Retailer Columns


With all the talk in political circles and every kind of media about future electrification, and low carbon and zero carbon emission vehicles, there must be a lot of questions going through retail fuel location owners’ and operators’ heads. Questions like, how will I sell lower-carbon fuel? What's it going to cost for me to market lower carbon fuels? When can I start offering lower-carbon fuels?

Well, as long as you don’t get stuck (as most people have) thinking zero-carbon equals electricity and electric charging stations, the answers to the previous questions can be 1) With the fueling equipment you've already got; 2) $0.00; and 3) Right now.

The fuel that has reduced transportation greenhouse gas emissions in California over the last 10 years under their low carbon fuel standard has primarily been ethanol – the same 10 percent ethanol blends sold out of the same equipment everybody else sells them in across the U.S. and around the world. Those same tanks, lines and dispensers can store and dispense E15 – which is a lower carbon fuel – with little or no modification in most stations (see to find out where your station stands). And since most tanks and lines carry a UL listing saying they’re compatible with all blends of gas and ethanol up to 100 percent of either, with a few upgrades to the above-ground equipment, a retailer can offer E85 which is currently the lowest carbon liquid fuel out there. Because electricity is still produced in ways that produce a lot of greenhouse gasses in most of the country, a vehicle running on E85 today will have lower lifecycle GHG emissions than most electric vehicles in most parts of the U.S.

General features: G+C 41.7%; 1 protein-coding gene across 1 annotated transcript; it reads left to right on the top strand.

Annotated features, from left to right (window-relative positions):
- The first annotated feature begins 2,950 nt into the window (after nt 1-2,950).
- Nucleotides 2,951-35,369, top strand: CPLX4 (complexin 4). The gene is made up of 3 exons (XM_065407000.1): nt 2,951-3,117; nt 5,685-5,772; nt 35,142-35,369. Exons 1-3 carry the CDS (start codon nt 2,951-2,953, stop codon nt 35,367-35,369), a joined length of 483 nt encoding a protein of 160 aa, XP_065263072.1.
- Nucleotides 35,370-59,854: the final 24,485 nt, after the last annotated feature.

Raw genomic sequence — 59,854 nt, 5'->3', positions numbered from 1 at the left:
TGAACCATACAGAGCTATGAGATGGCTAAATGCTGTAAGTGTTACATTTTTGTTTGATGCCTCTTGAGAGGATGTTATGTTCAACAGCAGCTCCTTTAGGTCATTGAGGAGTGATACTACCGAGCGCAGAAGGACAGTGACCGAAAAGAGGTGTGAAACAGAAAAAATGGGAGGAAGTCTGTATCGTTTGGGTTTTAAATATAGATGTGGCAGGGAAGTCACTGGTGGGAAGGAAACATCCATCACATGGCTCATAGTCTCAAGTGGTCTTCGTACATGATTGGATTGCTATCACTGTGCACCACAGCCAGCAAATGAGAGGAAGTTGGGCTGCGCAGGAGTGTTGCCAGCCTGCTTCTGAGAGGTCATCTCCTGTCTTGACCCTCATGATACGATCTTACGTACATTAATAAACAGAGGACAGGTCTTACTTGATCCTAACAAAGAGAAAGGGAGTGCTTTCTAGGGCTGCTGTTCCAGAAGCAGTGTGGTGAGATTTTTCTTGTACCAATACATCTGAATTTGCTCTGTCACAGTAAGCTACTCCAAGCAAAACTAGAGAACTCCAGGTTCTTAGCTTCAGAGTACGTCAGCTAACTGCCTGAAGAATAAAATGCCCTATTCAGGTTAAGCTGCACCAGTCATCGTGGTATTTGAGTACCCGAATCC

So why isn’t that being heard from politicians or all over the media? I mean, if we can have lower carbon emissions – now – without having to rebuild the entire refueling structure in the nation, why wouldn’t that be part of all these plans we're hearing? Actually, the answer to that question is frustrating – and kind of weak. Many who support electrification of transportation believe any consideration of any other alternatives will slow down or stop the move to electric vehicles.

As I’ve said to many ethanol supporters – if electricity is better, for whatever it is people want to accomplish with fuels and vehicles – it’s gonna win anyway. If it isn’t, it won’t. In reality, in some situations, electricity will be the best answer. In others, clean liquid fuel will be the choice, and then there's my personal favorite, a hybrid electric flex fuel vehicle, which offers clean electric power along with liquid fuel to eliminate range anxiety.

In the meantime, if folks are serious about reducing greenhouse gasses, lower carbon fuels can help get that job done, and are helping get that job done - right now.

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